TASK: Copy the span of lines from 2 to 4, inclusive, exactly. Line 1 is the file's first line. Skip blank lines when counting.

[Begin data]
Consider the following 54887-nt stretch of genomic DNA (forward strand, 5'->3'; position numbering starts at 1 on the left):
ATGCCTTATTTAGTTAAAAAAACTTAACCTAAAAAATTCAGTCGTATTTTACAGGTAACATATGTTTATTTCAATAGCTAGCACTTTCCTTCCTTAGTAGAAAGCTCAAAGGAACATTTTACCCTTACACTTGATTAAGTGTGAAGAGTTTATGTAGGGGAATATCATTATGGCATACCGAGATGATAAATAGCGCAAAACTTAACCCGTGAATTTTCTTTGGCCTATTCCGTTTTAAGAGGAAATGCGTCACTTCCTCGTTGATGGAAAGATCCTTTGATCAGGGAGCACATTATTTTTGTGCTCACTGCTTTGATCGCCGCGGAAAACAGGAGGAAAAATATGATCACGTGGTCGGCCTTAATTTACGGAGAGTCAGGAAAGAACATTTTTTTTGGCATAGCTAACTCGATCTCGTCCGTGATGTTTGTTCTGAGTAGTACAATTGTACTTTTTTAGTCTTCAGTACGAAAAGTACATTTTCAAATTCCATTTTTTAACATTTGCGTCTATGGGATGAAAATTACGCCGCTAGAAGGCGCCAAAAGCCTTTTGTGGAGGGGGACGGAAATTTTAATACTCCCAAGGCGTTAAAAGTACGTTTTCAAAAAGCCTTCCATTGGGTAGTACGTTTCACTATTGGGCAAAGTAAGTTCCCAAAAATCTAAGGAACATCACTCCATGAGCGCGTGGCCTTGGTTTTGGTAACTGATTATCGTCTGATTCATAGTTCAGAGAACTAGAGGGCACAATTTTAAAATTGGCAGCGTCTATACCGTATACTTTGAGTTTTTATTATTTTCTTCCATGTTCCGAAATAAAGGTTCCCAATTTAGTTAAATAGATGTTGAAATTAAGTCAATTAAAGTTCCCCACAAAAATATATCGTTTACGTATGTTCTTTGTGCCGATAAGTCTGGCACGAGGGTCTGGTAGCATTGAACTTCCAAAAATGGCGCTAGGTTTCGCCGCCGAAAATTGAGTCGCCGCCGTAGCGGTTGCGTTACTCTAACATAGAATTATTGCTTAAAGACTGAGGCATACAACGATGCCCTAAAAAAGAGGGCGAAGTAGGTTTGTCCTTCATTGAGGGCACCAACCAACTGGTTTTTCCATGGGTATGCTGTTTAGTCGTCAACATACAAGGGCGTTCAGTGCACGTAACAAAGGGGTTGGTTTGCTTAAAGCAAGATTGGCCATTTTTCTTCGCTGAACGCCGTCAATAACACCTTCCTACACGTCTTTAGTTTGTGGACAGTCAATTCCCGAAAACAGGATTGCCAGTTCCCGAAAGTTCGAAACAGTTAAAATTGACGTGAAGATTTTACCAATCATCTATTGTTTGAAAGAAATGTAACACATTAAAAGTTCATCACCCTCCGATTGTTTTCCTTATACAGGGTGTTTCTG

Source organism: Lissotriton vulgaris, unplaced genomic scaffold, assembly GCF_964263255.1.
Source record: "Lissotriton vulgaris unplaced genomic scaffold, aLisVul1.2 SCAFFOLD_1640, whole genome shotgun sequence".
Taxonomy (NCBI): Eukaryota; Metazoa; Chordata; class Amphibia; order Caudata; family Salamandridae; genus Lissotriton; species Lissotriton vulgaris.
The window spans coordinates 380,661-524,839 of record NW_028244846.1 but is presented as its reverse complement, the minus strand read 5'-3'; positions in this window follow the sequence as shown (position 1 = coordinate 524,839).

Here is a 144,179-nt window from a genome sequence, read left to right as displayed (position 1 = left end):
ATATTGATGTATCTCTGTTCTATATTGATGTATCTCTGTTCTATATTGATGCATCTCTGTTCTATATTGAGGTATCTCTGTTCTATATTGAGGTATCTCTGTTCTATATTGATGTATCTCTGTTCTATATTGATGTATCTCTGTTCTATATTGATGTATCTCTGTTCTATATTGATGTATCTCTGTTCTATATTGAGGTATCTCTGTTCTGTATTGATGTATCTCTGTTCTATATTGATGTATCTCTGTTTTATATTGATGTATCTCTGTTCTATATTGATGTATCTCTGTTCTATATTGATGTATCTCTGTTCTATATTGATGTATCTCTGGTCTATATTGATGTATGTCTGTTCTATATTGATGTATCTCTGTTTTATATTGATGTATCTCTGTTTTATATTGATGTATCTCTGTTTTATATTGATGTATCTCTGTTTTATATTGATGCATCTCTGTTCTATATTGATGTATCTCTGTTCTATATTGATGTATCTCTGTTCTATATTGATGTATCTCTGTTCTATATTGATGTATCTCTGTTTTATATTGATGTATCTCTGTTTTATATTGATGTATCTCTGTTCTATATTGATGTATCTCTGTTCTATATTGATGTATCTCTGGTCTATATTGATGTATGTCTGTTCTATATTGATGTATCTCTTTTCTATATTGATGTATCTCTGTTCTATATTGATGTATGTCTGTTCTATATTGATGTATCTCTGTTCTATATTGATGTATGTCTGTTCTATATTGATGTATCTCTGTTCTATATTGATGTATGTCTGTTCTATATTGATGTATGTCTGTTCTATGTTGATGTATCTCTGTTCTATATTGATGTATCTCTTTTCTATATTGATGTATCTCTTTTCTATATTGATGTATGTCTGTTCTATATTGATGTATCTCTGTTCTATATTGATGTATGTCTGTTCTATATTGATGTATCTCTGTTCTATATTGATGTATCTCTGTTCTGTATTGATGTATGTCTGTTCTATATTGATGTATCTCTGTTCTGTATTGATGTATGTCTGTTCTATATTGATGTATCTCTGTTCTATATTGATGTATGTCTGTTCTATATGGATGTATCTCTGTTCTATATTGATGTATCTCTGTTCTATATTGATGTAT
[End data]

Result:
ATGCCTTATTTAGTTAAAAAAACTTAACCTAAAAAATTCAGTCGTATTTTACAGGTAACATATGTTTATTTCAATAGCTAGCACTTTCCTTCCTTAGTAGAAAGCTCAAAGGAACATTTTACCCTTACACTTGATTAAGTGTGAAGAGTTTATGTAGGGGAATATCATTATGGCATACCGAGATGATAAATAGCGCAAAACTTAACCCGTGAATTTTCTTTGGCCTATTCCGTTTTAAGAGGAAATGCGTCACTTCCTCGTTGATGGAAAGATCCTTTGATCAGGGAGCACATTATTTTTGTGCTCACTGCTTTGATCGCCGCGGAAAACAGGAGGAAAAATATGATCACGTGGTCGGCCTTAATTTACGGAGAGTCAGGAAAGAACATTTTTTTTGGCATAGCTAACTCGATCTCGTCCGTGATGTTTGTTCTGAGTAGTACAATTGTACTTTTTTAGTCTTCAGTACGAAAAGTACATTTTCAAATTCCATTTTTTAACATTTGCGTCTATGGGATGAAAATTACGCCGCTAGAAGGCGCCAAAAGCCTTTTGTGGAGGGGGACGGAAATTTTAATACTCCCAAGGCGTTAAAAGTACGTTTTCAAAAAGCCTTCCATTGGGTAGTACGTTTCACTATTGGGCAAAGTAAGTTCCCAAAAATCTAAGGAACATCACTCCATGAGCGCGTGGCCTTGGTTTTGGTAACTGATTATCGTCTGATTCATAGTTCAGAGAACTAGAGGGCACAATTTTAAAATTGGCAGCGTCTATACCGTATACTTTGAGTTTTTATTATTTTCTTCCATGTTCCGAAATAAAGGTTCCCAATTTAGTTAAATAGATGTTGAAATTAAGTCAATTAAAGTTCCCCACAAAAATATATCGTTTACGTATGTTCTTTGTGCCGATAAGTCTGGCACGAGGGTCTGGTAGCATTGAACTTCCAAAAATGGCGCTAGGTTTCGCCGCCGAAAATTGAGTCGCCGCCGTAGCGGTTGCGTTACTCTAACATAGAATTATTGCTTAAAGACTGAGGCATACAACGATGCCCTAAAAAAGAGGGCGAAGTAGGTTTGTCCTTCATTGAGGGCACCAACCAACTGGTTTTTCCATGGGTATGCTGTTTAGTCGTCAACATACAAGGGCGTTCAGTGCACGTAACAAAGGGGTTGGTTTGCTTAAAGCAAGATTGGCCATTTTTCTTCGCTGAACGCCGTCAATAACACCTTCCTACACGTCTTTAGTTTGTGGACAGTCAATTCCCGAAAACAGGATTGCCAGTTCCCGAAAGTTCGAAACAGTTAAAATTGACGTGAAGATTTTACCAATCATCTATTGTTTGAAAGAAATGTAACACATTAAAAGTTCATCACCCTCCGATTGTTTTCCTTATACAGGGTGTTTCTG

Source organism: Lissotriton vulgaris, unplaced genomic scaffold, assembly GCF_964263255.1.
Source record: "Lissotriton vulgaris unplaced genomic scaffold, aLisVul1.2 SCAFFOLD_1640, whole genome shotgun sequence".